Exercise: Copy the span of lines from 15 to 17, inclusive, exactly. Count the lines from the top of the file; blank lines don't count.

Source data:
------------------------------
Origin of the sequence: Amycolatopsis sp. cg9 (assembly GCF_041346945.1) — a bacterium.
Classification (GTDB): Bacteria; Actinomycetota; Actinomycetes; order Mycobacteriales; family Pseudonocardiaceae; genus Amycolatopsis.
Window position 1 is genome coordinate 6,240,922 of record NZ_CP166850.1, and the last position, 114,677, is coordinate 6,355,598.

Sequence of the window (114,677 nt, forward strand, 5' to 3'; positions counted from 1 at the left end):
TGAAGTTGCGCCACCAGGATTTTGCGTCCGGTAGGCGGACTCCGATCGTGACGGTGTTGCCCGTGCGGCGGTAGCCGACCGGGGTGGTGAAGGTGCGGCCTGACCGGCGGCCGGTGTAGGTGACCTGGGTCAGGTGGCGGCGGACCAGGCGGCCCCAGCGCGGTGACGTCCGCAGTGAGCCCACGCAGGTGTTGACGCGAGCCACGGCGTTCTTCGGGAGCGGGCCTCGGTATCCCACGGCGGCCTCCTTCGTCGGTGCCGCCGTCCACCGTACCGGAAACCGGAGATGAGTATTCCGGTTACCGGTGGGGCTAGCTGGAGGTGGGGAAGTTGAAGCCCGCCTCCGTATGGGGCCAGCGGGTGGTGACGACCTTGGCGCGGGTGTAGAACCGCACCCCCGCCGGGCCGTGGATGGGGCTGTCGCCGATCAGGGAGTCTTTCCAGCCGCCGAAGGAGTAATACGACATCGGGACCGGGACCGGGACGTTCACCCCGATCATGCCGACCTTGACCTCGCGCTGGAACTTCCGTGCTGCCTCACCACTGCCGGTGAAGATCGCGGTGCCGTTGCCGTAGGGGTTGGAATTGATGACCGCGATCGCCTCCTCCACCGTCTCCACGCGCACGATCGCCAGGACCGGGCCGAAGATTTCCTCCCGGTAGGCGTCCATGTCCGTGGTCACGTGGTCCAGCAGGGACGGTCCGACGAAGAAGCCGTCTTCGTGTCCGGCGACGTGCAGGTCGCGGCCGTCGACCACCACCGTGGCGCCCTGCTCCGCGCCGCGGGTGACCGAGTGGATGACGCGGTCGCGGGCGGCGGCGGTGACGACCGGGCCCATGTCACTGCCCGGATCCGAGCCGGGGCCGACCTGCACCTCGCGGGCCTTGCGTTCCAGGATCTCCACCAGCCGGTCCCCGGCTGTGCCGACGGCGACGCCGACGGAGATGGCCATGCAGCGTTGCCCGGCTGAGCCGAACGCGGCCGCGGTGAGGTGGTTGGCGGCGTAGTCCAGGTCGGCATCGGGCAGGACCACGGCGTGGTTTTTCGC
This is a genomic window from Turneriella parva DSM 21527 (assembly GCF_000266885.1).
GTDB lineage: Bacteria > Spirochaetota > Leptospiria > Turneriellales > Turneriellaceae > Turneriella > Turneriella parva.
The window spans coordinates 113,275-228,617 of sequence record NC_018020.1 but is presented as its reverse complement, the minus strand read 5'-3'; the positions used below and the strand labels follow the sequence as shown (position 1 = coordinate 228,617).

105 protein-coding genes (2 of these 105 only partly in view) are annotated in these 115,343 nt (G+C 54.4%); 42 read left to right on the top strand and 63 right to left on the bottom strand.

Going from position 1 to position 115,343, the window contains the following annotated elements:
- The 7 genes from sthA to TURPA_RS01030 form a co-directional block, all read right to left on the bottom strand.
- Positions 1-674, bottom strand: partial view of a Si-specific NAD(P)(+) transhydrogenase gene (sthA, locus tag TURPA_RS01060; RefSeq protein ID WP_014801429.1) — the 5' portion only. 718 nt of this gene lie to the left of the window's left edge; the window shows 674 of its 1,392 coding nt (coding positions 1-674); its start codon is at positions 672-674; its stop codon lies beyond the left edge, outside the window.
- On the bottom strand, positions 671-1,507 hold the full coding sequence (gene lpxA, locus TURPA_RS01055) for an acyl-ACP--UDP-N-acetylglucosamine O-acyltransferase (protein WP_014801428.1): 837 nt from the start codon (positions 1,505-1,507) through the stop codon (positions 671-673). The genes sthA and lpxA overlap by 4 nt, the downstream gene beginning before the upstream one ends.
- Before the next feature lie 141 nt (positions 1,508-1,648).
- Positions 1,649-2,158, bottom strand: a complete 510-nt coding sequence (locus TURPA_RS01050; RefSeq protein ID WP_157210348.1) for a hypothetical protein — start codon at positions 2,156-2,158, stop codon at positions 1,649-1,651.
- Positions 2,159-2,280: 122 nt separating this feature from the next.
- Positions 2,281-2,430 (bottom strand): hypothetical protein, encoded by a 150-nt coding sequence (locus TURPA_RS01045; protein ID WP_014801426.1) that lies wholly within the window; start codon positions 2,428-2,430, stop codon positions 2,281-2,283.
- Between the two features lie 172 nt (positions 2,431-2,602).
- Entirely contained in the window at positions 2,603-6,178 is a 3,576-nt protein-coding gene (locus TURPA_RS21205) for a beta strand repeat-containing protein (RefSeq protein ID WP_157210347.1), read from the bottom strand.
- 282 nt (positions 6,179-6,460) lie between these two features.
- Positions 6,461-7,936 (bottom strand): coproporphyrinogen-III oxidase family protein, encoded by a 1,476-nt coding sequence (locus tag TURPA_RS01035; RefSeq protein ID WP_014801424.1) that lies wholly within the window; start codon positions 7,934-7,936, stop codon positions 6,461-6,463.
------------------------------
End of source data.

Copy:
- Positions 1,649-2,158, bottom strand: a complete 510-nt coding sequence (locus TURPA_RS01050; RefSeq protein ID WP_157210348.1) for a hypothetical protein — start codon at positions 2,156-2,158, stop codon at positions 1,649-1,651.
- Positions 2,159-2,280: 122 nt separating this feature from the next.
- Positions 2,281-2,430 (bottom strand): hypothetical protein, encoded by a 150-nt coding sequence (locus TURPA_RS01045; protein ID WP_014801426.1) that lies wholly within the window; start codon positions 2,428-2,430, stop codon positions 2,281-2,283.